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STATE BASKETBALL ATE
TUESDAY, MARCH 6, 2012
WHAT’S THE SECRET TO THE PIT’S PACKED CROWDS AND THE STATE TOURNAMENT’S FINANCIAL SUCCESS?
Northern New Mexico’s love of basketball
St. Michael’s High School
Go Horsemen Good Luck
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2 • HOOPS STATE TOURNEY • MARCH 6, 2012
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FOR THE LATEST RESULTS DURING THE STATE BASKETBALL TOURNAMENT, GO TO WWW.SANTAFENEWMEXICAN.COM
Editor and publisher Robin Martin Associate publisher Ginny Sohn Managing editor Rob Dean EDITORIAL Sports editor: James Barron Contributors: Isaac Avilucea, Todd Bailey, Will Webber Design and editing: Brian Barker, Jon Lechel Cover design: Brian Barker Director of photography: Clyde Mueller ADVERTISING Advertising director: Tamara Hand, 986-3007 Art Department: Scott Fowler, manager Rick Artiaga, Dale Deforest, Elspeth Hilbert, Melyssa Holik Advertising layout: Christine Huffman Advertising sales: Michael Brendel, 995-3825; Gary Brouse, 995-3861; Mike Flores, 995-3840; Margaret Henkels, 995-3820; Belinda Hoschar, 995-3844; Cristina Iverson, 995-3830; Stephanie Green, 995-3820; Jan Montoya, 995-3838; Art Trujillo, 995-3820 SYSTEMS Technology director: Michael Campbell PRODUCTION Operations director: Al Waldron Asst. Production director: Tim Cramer Prepress manager: Dan Gomez Press manager: Larry Quintana Packaging manager: Brian Schultz T H E S A N TA F E N E W M E X I C A N Office: 202 E. Marcy St. Hours: 8 a.m.-5 p.m. Monday-Friday Advertising info: 505-986-3082 Delivery: 505-984-0363, 800-873-3372 For copies of this magazine, call 428-7645 or email email@example.com.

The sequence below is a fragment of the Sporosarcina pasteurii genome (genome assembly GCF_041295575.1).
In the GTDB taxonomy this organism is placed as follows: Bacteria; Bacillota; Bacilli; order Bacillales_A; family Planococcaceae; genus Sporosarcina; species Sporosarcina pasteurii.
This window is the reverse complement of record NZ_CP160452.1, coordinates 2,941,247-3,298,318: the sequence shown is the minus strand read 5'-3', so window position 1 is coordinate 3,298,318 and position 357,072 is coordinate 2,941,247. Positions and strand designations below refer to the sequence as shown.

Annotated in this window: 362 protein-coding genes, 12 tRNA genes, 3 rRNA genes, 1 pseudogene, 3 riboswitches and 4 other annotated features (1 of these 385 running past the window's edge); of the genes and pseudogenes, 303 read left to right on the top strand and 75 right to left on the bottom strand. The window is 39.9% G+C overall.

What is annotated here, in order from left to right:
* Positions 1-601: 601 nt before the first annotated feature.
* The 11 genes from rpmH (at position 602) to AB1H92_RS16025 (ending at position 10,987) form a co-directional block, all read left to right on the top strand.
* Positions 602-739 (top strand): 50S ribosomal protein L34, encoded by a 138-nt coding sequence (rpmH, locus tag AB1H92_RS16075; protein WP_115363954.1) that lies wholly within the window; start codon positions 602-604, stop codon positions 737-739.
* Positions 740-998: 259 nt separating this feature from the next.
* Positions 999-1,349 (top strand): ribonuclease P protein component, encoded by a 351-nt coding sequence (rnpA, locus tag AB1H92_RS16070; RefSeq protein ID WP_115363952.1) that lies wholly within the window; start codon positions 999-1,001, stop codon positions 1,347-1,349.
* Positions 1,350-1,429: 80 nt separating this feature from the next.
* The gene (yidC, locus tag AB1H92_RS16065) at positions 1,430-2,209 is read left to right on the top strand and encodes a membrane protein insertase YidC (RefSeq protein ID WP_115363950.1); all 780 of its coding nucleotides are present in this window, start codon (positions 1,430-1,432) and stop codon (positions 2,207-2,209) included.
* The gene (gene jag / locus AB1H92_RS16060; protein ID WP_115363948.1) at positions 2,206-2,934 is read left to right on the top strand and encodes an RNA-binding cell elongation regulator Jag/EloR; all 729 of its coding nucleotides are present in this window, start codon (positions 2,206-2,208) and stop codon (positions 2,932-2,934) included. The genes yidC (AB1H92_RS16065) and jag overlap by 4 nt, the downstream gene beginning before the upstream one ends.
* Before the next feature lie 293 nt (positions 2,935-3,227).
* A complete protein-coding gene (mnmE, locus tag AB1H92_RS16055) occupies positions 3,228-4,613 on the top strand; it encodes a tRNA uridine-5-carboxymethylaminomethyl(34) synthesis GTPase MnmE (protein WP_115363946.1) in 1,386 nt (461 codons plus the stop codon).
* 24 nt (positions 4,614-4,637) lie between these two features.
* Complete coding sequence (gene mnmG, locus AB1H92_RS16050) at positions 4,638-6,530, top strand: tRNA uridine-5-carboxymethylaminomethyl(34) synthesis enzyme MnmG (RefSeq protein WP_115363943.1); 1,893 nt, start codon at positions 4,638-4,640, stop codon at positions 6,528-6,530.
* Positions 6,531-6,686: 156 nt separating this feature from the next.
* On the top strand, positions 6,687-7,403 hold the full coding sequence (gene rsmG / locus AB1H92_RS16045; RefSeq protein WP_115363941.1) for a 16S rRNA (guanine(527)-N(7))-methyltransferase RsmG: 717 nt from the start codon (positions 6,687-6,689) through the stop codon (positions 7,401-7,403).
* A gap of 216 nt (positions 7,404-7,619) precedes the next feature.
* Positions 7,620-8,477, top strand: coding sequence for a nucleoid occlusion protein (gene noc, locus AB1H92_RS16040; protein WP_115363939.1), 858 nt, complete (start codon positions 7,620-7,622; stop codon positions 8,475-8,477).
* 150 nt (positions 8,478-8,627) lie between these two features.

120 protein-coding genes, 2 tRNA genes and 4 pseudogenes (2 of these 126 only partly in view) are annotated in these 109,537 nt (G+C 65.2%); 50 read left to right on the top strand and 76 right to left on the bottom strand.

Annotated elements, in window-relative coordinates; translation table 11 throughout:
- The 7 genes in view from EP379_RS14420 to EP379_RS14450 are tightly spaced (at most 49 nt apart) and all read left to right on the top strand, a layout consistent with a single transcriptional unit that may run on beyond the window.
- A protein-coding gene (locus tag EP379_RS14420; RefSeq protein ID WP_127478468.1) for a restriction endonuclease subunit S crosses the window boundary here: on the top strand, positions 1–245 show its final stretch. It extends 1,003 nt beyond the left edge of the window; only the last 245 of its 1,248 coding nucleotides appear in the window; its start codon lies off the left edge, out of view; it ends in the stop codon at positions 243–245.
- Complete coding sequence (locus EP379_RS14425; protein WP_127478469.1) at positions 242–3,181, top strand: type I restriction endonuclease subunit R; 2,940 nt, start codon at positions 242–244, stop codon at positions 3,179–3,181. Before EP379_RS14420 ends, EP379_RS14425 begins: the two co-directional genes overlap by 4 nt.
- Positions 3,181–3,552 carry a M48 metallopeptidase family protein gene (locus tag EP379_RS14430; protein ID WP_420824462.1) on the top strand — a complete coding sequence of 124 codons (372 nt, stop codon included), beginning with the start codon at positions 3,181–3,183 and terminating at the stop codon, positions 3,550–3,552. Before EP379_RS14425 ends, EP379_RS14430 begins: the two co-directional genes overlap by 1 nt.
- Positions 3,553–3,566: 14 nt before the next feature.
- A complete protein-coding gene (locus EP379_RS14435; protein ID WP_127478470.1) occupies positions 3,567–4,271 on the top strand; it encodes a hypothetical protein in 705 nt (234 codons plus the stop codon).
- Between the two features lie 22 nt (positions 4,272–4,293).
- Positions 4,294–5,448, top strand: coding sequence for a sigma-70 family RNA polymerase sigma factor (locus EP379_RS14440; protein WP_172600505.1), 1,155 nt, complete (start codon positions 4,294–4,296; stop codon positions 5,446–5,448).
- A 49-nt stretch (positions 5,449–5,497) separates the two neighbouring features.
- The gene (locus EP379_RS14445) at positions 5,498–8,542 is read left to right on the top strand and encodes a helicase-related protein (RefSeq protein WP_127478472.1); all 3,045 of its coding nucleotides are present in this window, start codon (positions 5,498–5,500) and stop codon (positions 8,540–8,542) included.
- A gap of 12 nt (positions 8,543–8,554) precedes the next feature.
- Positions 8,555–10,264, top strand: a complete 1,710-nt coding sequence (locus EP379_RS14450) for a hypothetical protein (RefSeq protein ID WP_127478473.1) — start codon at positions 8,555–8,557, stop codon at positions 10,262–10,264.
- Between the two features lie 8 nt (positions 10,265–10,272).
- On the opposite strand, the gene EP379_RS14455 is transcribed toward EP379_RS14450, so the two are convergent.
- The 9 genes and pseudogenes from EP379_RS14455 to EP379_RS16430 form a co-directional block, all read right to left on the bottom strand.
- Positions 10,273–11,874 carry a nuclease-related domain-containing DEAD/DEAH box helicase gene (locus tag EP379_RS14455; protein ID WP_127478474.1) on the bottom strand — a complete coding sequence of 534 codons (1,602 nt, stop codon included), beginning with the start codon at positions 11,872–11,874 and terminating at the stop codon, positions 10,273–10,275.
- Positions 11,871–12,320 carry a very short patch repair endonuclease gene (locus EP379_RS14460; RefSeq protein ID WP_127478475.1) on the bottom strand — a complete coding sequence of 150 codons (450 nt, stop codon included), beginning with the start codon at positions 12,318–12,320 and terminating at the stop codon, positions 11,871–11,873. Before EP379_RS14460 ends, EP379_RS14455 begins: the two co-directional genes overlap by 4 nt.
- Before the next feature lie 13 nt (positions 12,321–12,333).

COVER STORY Northern New Mexico fans make their mark on The Pit, providing a passionate following for their teams and a financial shot in the arm for the New Mexico Activities Association.
Española Valley native Lisa Villareal has Albuquerque Volcano Vista in prime position for a title.
Class AAAA boys preview Staff predictions Class AAA boys preview Class AAA girls preview Class AA boys preview Class AA girls preview Class B girls preview 4 7 8 10 16 18 20
Class AA boys Class AA girls Class B girls Class AAA Class AAAA 16 18 21 22 23
The Santa Fe Indian School girls celebrate their state title last year in The Pit. NATALIE GUILLÉN/THE NEW MEXICAN
LAST CHAMPIONSHIPS FOR NORTHERN NEW MEXICO TEAMS
Last titles for area schools, if any:
Santa Fe High: 1978 head coach, Lenny Roybal Capital: 2004 head coach, Ben Gomez St. Michael’s: 2007 head coach, Ron Geyer Santa Fe Indian School: 1989 head coach, Mike Parton Desert Academy: None Santa Fe Preparatory: None Monte del Sol: None
Pojoaque: 2008 head coach, Joey Trujillo Los Alamos: 2000 head coach, Terry Hiller Española Valley: 2011 head coach, Richard Martinez McCurdy School: None Mesa Vista: 1997 head coach, Jerry Villareal Peñasco: 1981 head coach, George Marquez Questa: 1994 head coach, James Branch Mora: 2005 head coach, Manuel M. Romero
West Las Vegas: None Las Vegas Robertson: None Pecos: 1966 head coach, Jake Martinez Des Moines: 2006 head coach, Dwyane Kibble Springer: 2004 head coach, Eloy Brazil Coronado: None Escalante: 1988 head coach, Milnor Manzanares
Santa Fe High: 1988 head coach, Mike Walker St. Michael’s: None Monte del Sol: None Santa Fe Indian School: 2011 head coach, Cindy Roybal Santa Fe Preparatory: None Pojoaque: 2009 head coach Lanse Carter Los Alamos: None Española Valley: None Coronado: 2003 head coach, Antoinette Jaramillo
McCurdy: None Peñasco: None Mora: 1998 head coach, Mark Cassidy West Las Vegas: None Las Vegas Robertson: None Pecos: None Des Moines: 2004 head coach, Joey Montoya Cimarron: 2007 head coach, Butch Whitten Roy: 1998 head coach, Richard Hazen Desert Academy: None
MARCH 6, 2012 • HOOPS STATE TOURNEY • 3
CLASS AAAA BOYS
Jaguars believe close finishes will help in tourney run
Capital’s Christian Martinez shakes off a Taos defender during a game in December. NATALIE GUILLÉN/THE NEW MEXICAN